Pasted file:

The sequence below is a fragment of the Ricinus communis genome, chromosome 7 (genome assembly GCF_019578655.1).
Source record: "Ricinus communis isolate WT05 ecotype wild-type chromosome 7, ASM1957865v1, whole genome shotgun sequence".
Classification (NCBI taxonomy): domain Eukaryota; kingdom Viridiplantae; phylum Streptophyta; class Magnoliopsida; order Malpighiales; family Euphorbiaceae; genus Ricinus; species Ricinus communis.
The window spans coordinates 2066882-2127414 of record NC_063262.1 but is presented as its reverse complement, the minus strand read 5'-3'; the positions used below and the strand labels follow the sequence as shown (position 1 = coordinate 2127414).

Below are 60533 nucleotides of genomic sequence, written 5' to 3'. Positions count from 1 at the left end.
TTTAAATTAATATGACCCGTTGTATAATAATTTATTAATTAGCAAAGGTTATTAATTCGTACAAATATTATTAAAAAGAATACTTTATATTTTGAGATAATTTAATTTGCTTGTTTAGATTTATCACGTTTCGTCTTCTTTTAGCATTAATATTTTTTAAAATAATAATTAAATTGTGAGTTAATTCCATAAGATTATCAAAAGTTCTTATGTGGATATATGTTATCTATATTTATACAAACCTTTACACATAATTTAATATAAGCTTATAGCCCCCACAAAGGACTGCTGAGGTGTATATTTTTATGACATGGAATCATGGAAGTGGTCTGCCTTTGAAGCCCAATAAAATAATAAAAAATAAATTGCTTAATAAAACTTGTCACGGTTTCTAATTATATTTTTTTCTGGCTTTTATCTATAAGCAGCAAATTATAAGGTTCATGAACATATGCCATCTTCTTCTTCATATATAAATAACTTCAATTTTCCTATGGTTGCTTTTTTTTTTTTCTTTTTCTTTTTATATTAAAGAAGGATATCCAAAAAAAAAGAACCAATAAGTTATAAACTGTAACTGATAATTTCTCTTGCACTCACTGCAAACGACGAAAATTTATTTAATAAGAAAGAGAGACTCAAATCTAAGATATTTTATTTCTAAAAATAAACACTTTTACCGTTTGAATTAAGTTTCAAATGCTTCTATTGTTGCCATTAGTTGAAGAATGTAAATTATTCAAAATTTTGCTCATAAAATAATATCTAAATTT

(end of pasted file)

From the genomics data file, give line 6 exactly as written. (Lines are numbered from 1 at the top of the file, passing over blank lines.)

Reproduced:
TTTAAATTAATATGACCCGTTGTATAATAATTTATTAATTAGCAAAGGTTATTAATTCGTACAAATATTATTAAAAAGAATACTTTATATTTTGAGATAATTTAATTTGCTTGTTTAGATTTATCACGTTTCGTCTTCTTTTAGCATTAATATTTTTTAAAATAATAATTAAATTGTGAGTTAATTCCATAAGATTATCAAAAGTTCTTATGTGGATATATGTTATCTATATTTATACAAACCTTTACACATAATTTAATATAAGCTTATAGCCCCCACAAAGGACTGCTGAGGTGTATATTTTTATGACATGGAATCATGGAAGTGGTCTGCCTTTGAAGCCCAATAAAATAATAAAAAATAAATTGCTTAATAAAACTTGTCACGGTTTCTAATTATATTTTTTTCTGGCTTTTATCTATAAGCAGCAAATTATAAGGTTCATGAACATATGCCATCTTCTTCTTCATATATAAATAACTTCAATTTTCCTATGGTTGCTTTTTTTTTTTTCTTTTTCTTTTTATATTAAAGAAGGATATCCAAAAAAAAAGAACCAATAAGTTATAAACTGTAACTGATAATTTCTCTTGCACTCACTGCAAACGACGAAAATTTATTTAATAAGAAAGAGAGACTCAAATCTAAGATATTTTATTTCTAAAAATAAACACTTTTACCGTTTGAATTAAGTTTCAAATGCTTCTATTGTTGCCATTAGTTGAAGAATGTAAATTATTCAAAATTTTGCTCATAAAATAATATCTAAATTT